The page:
2."Out of Thin Air"Liz Callaway & Brad Kane 
3."Welcome to the Forty Thieves"Merwin Foard & Chorus 
4."Father and Son"Robin Williams 
5."Are You In or Out?"Jerry Orbach & Chorus 
6."Arabian Nights (Reprise)[10]"Bruce Adler 


Two comic adaptations of the movie were on sale September 1996.


Upon its release, the film was accompanied by a marketing campaign at more than $70 million with commercial tie-ins with McDonald's and General Mills.[11][12][13]

Home media

At the time of its release, King of Thieves was reportedly outselling The Return of Jafar, but Disney declined to disclose actual sales figures for the release.[13] In 1996, the film sold 10.3 million units in the United States,[14] generating at least $130,000,000 (equivalent to $243,000,000 in 2022) in sales revenue.[15] It was the sixth best-selling film video release in the United States during 1996.[16]

On January 18, 2005, the film was re-released as a special edition DVD and VHS, the same day as the previous film, The Return of Jafar, with the DVD version receiving digitally restored picture, remastered sound, two additional games, and a behind-the-scenes bonus feature. However, the film was matted into a 1.85:1 anamorphic widescreen ratio (an aspect ratio Disney has rarely used for television animation at the time).[17] The DVD went back into the Disney Vault along with the other two films in the series in January 2008.[18] Aladdin and the King of Thieves, along with The Return of Jafar, was released on Blu-ray/DVD/Digital HD Combo Pack on January 5, 2016 as a Disney Movie Club exclusive in North America (with both films matted into a 1.78:1 widescreen ratio this time).[19]


Based on 12 reviews collected by Rotten Tomatoes, the film received a 33% approval rating from critics, with an average score of 4.84/10.[20] Caryn James of The New York Times praised the sequel as "far better than The Return of Jafar", while acknowledging that "the video has some other weak spots, but these hardly matter when Aladdin and the King of Thieves is so brimming with comic invention and adventure."[21] Scott Blakey of the Chicago Tribune wrote that the story grows tedious after an hour and recommended The Fool and the Flying Ship instead.[2] The Washington Post stated the "art of animation is strictly Saturday morning quality again (jobbed out to Disney's overseas JV team), and the score is a long step backward from the original, meaning the movie lacks the lingering resonance and memorable visual moments of Disney's big-budget affairs. Essentially, the movie is comparable to other reputable animated titles like The Swan Princess and Balto – pretty good, but not exactly Disney."[22]

Awards and nominations

Year Nominee / work Award Result
1997 Aladdin and the King of Thieves Annie Award for Best Home Video Production Won[23]
1997 Mark Watters, Carl Johnson Annie Award for Best Individual Achievement: Music in a Feature/Home Video Production Nominated[23]
1997 Aladdin and the King of Thieves World Animation Celebration Award for Best Direct to Home Video Production Won[23]

Cancelled sequel

In 2005, screenwriter Robert Reece pitched a fourth Aladdin film to DisneyToon executives, although it never came to fruition.[24]


  1. ^ a b "Aladdin and the King of Thieves (1998)". British Film Institute. Archived from the original on October 27, 2021. Retrieved May 18, 2020.
  2. ^ a b Blakey, Scott (September 5, 1996). "Disney's Final 'Aladdin' is not for Younger Viewers". Chicago Tribune. Retrieved May 18, 2020.
  3. ^ Strike, Joe (March 28, 2005). "Disney's Animation Cash Crop — Direct-to-Video Sequels". Animation World Network. Retrieved March 9, 2013.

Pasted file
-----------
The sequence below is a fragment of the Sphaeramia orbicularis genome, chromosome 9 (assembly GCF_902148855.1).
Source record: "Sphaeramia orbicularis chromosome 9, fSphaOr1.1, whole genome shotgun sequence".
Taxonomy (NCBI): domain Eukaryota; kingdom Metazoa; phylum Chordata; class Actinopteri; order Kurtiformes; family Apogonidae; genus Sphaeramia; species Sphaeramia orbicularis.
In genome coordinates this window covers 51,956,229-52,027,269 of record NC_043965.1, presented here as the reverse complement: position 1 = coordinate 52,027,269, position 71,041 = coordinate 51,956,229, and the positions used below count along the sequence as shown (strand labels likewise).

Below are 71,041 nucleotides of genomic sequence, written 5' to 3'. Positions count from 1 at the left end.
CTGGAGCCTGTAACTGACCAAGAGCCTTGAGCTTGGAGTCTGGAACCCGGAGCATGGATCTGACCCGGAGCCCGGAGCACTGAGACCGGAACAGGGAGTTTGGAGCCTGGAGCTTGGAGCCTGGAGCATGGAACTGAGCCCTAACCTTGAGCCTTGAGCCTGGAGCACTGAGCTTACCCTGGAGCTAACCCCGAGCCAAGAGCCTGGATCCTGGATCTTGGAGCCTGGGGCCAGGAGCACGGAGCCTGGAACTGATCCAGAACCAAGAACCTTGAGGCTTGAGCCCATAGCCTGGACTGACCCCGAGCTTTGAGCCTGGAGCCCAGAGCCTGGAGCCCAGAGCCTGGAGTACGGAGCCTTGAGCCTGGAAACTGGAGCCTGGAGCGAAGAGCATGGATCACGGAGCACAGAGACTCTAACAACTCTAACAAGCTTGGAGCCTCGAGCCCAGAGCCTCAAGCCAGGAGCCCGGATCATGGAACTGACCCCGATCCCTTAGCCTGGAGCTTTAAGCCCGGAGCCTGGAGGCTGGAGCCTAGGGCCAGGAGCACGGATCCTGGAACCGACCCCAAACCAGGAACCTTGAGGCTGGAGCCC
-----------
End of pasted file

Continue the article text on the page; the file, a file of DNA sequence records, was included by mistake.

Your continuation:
4. ^ "Company Town Annex". Los Angeles Times. January 31, 1995. Archived from the original on March 11, 2012. Retrieved September 17, 2014.
  5. ^ "Sequel To 'Lion King' Set To Roar Into Vcrs Within The Next Year". Orlando Sentinel. January 31, 1995. Retrieved August 15, 2014.
  6. ^ "As Long As It Sells, Keep Doing Sequels". The Sun-Sentinel. June 23, 1995. Archived from the original on August 19, 2014. Retrieved August 15, 2014.
  7. ^ Cerone, Daniel Howard (September 27, 1995). "Genie Grants Disney's Video Wish". Los Angeles Times. Retrieved August 15, 2014.
  8. ^ "Williams Returns In 'Aladdin' Sequel". Los Angeles Times. November 10, 1995. Archived from the original on August 19, 2014. Retrieved August 15, 2014.
  9. ^ Westbrook, Bruce (August 16, 1996). "Robin spins 'Aladdin'". The Houston Chronicle. Retrieved August 15, 2014 – via Aladdin
  10. ^ The Music Behind the Magic: The Musical Artistry of Alan Menken, Howard Ashman & Tim Rice: Disc 3: Aladdin (Compact disc liner notes). Various Artists. Walt Disney Records. 1992. p. 4 Note: Track 28 on Disc 3 is called "Arabian Nights, Reprise (Unreleased Master)" that is later used in Aladdin and the King of Thieves. 60014-7.((cite AV media notes)): CS1 maint: others in cite AV media (notes) (link)
  11. ^ Moore, Steve (August 9, 1996). "'Aladdin' Sequel With Robin Williams Goes Direct To Video". The Washington Post. The Spokesman-Review. Retrieved August 15, 2014.
  12. ^ Moore, Steve (August 16, 1996). "Disney Has Wish For Genie". The Washington Post. Orlando Sentinel. Retrieved August 15, 2014.
  13. ^ a b Snow, Shauna (August 29, 1996). "'King' of Sales?". Los Angeles Times. Archived from the original on August 19, 2014. Retrieved August 15, 2014.
  14. ^ Wroot, Jonathan; Willis, Andy (2017). DVD, Blu-ray and Beyond: Navigating Formats and Platforms within Media Consumption. Springer. p. 22. ISBN 978-3-319-62758-8 – via Google Books.
  15. ^ Orwall, Bruce (January 17, 1997). "Video buying is surprise hit with viewers". The Wall Street Journal. p. B1.
  16. ^ Alsop, Ronald J., ed. (1997). "Top Selling Videos in 1996". The Wall Street Journal Almanac 1998. New York City: Ballantine Books: 914. Source: Paul Kagan Associates Inc.
  17. ^ Bonanno, Luke (January 16, 2005). "Aladdin II & III Collection DVD Review". Retrieved August 15, 2014.
  18. ^ "Out of Print Disney DVDs". Archived from the original on September 29, 2006. Retrieved September 24, 2006.
  19. ^ "Aladdin sequels arrive on Blu-Ray, Exclusive to Disney Movie Club members". Hi-Def Ninja. October 14, 2015. Retrieved June 1, 2016.
  20. ^ "Aladdin and the King of Thieves (1996)". Rotten Tomatoes. Retrieved December 21, 2019.
  21. ^ James, Caryn (August 12, 1996). "Williams is Back as Big Blue". The New York Times. p. C13. Retrieved July 11, 2021.
  22. ^ "Kids In-Plugged". The Washington Post. August 28, 1996. Retrieved July 11, 2021.
  23. ^ a b c "Aladdin and the King of Thieves". 16 November 1997 – via IMDb.
  24. ^ Armstrong, Josh (June 3, 2014). "From Snow Queen to Pinocchio II : Robert Reece's animated adventures in screenwriting". AnimatedViews.